“There are some “he says “who may consider the permission page 96 extended to the Jews in Jerusalem to build a Temple, or a magnificent synagogue, a concession of little importance; but taken with other extraordinary signs of the times, it has a most important bearing. We may be unmindful and indifferent in relation to these signs, but there is a Divine hand which directs, a Divine agency which controls these movements; there are Divine promises yet to be fulfilled, Divine attributes which are yet to be made known to the unbeliever. * * * The accomodations to the pious which a new and extensive place of worship will afford, will attract a greater number of our people to Jerusalem from the surrounding countries. Admonished by the signs of the times, and by the expectation of important events, we find the aged Jews with some little means, coming down the Danube, from the Red Sea, and over the mountains of Circassia, journeying towards Jerusalem, there in holy meditation and prayer, to spend the remnant of their days, and to sit under the wall of the temple, and pray for the peace of Israel.”

The Jews, in their scattered yet separate existence, are a standing monument of the truth of the Bible. They are still “beloved for the Fathers’ sake,” “children of the covenant,” heirs of many promises; their restoration will be “as life from the dead “to the church of Christ. Every movement among them is to us an object of interest, and every token of Divine favour towards them ought to add increased energy to our prayers, that the Deliverer may come out of Zion,—that all Israel may be saved,—that the fulness of the Gentiles may come in,—and that the earth may be filled with the glory of the Lord.

China.—Medical Missionary Society.—Chinese Ladies.

This Institution was founded in 1838. It was thought that by employing Medical Missionaries, and furnishing means for alleviating and removing bodily suffering, a more ready acceptance would be given to the elevating, purifying and saving truths of the Gospel. The object is to some extent being accomplished. There is much interesting matter in the last report. It appears that diseases of the eye are of all maladies the most prevalent. Cholera and small pox had also prevailed. Among other things Dr. Magowan states that:—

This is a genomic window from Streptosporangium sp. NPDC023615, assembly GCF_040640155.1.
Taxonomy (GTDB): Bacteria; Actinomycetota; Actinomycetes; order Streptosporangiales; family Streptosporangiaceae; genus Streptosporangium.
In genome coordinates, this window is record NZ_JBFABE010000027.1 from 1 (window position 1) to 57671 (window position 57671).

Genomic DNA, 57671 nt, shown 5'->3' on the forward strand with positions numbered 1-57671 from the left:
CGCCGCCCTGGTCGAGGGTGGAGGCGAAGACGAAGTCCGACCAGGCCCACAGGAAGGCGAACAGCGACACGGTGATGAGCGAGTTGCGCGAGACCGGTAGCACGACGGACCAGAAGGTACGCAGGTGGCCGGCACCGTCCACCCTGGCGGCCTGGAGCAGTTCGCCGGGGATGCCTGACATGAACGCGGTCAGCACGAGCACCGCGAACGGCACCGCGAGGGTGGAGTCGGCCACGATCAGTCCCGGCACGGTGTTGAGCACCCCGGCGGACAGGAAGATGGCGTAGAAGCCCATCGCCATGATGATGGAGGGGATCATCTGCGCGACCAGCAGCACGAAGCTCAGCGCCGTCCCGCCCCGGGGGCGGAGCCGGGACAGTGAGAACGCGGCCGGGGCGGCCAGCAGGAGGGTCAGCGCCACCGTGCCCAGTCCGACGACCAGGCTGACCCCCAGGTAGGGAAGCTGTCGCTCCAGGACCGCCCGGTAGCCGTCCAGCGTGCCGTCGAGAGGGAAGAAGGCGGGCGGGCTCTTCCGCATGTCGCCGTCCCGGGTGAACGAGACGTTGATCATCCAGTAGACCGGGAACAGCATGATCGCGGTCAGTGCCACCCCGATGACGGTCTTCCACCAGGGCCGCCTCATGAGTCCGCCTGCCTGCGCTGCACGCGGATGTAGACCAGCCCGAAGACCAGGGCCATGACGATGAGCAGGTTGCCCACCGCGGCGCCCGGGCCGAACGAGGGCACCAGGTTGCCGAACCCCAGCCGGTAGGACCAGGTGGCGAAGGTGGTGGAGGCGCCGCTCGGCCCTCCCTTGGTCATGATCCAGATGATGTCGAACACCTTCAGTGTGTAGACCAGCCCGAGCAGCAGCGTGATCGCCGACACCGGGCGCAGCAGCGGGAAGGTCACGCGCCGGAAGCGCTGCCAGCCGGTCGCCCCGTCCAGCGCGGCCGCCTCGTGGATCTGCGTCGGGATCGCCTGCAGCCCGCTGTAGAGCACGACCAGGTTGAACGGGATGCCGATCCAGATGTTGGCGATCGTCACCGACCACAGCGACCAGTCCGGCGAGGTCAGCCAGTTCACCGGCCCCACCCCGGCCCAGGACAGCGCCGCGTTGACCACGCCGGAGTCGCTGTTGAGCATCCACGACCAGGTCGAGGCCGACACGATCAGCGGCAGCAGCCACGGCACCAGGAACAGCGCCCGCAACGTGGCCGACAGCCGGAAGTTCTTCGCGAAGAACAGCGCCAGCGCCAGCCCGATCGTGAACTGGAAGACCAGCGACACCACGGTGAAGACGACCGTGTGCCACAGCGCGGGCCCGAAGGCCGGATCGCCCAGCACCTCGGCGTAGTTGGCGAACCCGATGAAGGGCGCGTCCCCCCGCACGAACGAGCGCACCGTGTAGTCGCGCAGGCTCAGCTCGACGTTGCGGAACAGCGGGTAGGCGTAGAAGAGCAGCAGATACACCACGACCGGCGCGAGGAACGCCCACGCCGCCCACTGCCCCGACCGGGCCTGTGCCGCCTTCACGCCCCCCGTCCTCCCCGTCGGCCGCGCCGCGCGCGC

page 97

“Alopecia, or baldness, is almost a universal affection among the females of this part of the province of Chekiang. There is scarcely a woman who has attained her thirtieth year, whose head, (with the exception of the parietal and occipital portion) is not perfectly bald. The affection does not appear under the age of eighteen and twenty, and is unaccompanied with change of colour, the rest of the hair remaining black until fifty and upwards. It is difficult to assign a cause for the prevalence of Alopecia in this place. In one of the Shetland islands (where the affection is so common as to give rise to a saying among the inhabitants, “that there is not a hair between a Fair Isle man and heaven,“) the cause has been referred to the free use of fish; the same might be suspected to exist here, were it not that the males, whose diet is the same, are remarkably exempt from the affection. It cannot, therefore, be owing to the use of fish, unless the tonsure of the male acts as a prophylactic. Chinese females spend much time at the toilet, and almost entirely confine their care to the combing and arranging of the hair. They employ a simple mucilaginous liquid, obtained by macerating the shavings of the lien in water, which gives a gloss to the hair, but cannot, from its nature, tend to produce baldness. It might be attributed to the practice of wearing the hair drawn back tightly from the forehead; but as this fashion prevailed at one time among our European ladies, without occasioning Alopecia, so far as information can be obtained, it can hardly be attributed to that cause. The thing remains a mystery.